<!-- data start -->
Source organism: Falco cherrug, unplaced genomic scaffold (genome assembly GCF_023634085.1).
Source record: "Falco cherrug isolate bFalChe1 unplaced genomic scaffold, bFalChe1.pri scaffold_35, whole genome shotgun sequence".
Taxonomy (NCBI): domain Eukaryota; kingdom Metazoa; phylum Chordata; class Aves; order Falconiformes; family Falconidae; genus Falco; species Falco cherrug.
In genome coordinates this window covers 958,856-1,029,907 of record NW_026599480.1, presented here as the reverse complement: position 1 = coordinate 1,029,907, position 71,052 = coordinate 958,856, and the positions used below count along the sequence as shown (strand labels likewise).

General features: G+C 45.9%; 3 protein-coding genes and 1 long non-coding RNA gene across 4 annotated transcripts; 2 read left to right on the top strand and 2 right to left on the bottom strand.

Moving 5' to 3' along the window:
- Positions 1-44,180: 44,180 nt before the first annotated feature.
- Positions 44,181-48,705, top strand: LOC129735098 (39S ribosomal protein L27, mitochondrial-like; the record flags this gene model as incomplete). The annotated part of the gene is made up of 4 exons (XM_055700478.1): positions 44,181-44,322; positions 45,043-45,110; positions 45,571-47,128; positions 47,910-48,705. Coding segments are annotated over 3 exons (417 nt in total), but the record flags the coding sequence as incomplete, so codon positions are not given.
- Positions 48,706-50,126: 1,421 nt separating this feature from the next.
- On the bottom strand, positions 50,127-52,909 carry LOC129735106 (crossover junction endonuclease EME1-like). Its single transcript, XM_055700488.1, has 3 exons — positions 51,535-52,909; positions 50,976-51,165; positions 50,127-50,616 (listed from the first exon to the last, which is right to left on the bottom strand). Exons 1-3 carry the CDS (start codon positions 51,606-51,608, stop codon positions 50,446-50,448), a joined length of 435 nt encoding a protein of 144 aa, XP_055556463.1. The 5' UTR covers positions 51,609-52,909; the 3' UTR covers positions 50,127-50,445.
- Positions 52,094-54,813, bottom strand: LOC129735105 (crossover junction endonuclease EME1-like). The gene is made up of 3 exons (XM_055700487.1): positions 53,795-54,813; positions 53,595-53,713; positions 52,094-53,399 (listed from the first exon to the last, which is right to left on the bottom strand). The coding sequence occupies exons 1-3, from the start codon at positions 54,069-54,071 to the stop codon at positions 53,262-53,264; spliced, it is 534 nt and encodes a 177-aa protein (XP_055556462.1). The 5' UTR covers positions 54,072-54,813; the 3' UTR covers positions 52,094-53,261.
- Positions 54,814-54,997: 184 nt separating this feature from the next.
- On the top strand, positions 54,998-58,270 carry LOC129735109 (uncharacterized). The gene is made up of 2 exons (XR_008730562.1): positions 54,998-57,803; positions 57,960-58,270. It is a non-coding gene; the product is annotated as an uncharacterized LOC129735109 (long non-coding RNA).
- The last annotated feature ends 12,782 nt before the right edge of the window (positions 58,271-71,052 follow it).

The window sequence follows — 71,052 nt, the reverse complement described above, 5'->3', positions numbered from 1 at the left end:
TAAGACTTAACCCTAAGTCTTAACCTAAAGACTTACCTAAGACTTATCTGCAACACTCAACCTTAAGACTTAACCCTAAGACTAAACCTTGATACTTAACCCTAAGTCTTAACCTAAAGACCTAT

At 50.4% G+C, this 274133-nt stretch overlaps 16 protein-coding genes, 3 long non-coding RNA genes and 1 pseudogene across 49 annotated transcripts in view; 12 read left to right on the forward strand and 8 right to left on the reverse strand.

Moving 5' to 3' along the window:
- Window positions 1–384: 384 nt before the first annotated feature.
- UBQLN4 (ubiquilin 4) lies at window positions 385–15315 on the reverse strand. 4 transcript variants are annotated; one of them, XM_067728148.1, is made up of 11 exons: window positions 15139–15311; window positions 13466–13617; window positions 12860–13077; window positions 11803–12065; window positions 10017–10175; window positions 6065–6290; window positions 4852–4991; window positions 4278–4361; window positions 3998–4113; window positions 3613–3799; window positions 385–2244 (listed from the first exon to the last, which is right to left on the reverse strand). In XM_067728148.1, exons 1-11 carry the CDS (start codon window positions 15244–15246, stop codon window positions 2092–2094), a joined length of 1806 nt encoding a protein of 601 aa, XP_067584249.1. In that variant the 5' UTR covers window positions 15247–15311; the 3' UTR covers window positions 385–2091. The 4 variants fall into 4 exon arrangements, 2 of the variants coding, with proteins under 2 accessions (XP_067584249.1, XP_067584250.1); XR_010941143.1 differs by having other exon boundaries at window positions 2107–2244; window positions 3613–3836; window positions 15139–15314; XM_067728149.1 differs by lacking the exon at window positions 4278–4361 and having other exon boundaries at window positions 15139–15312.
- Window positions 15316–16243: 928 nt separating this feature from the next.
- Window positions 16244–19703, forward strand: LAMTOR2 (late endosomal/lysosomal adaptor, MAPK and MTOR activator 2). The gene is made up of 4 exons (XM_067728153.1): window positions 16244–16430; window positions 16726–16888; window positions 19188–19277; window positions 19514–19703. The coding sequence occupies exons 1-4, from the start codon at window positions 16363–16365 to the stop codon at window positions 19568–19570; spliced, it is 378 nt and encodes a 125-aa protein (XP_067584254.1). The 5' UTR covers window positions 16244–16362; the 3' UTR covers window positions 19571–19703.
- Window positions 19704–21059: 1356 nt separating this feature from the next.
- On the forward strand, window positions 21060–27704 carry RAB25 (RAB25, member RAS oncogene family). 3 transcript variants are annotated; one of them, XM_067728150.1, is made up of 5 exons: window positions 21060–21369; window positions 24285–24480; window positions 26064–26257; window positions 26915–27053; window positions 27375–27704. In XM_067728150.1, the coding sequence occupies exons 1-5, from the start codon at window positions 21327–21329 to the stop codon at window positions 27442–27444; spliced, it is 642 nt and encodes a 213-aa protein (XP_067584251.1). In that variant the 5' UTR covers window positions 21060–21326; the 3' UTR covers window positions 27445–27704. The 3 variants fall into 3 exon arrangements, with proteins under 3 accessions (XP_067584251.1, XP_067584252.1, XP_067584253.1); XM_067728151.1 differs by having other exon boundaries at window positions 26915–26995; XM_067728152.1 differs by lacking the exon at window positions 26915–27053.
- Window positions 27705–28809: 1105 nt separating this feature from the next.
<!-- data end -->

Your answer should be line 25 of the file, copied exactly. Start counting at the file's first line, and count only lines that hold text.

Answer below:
- Window positions 27705–28809: 1105 nt separating this feature from the next.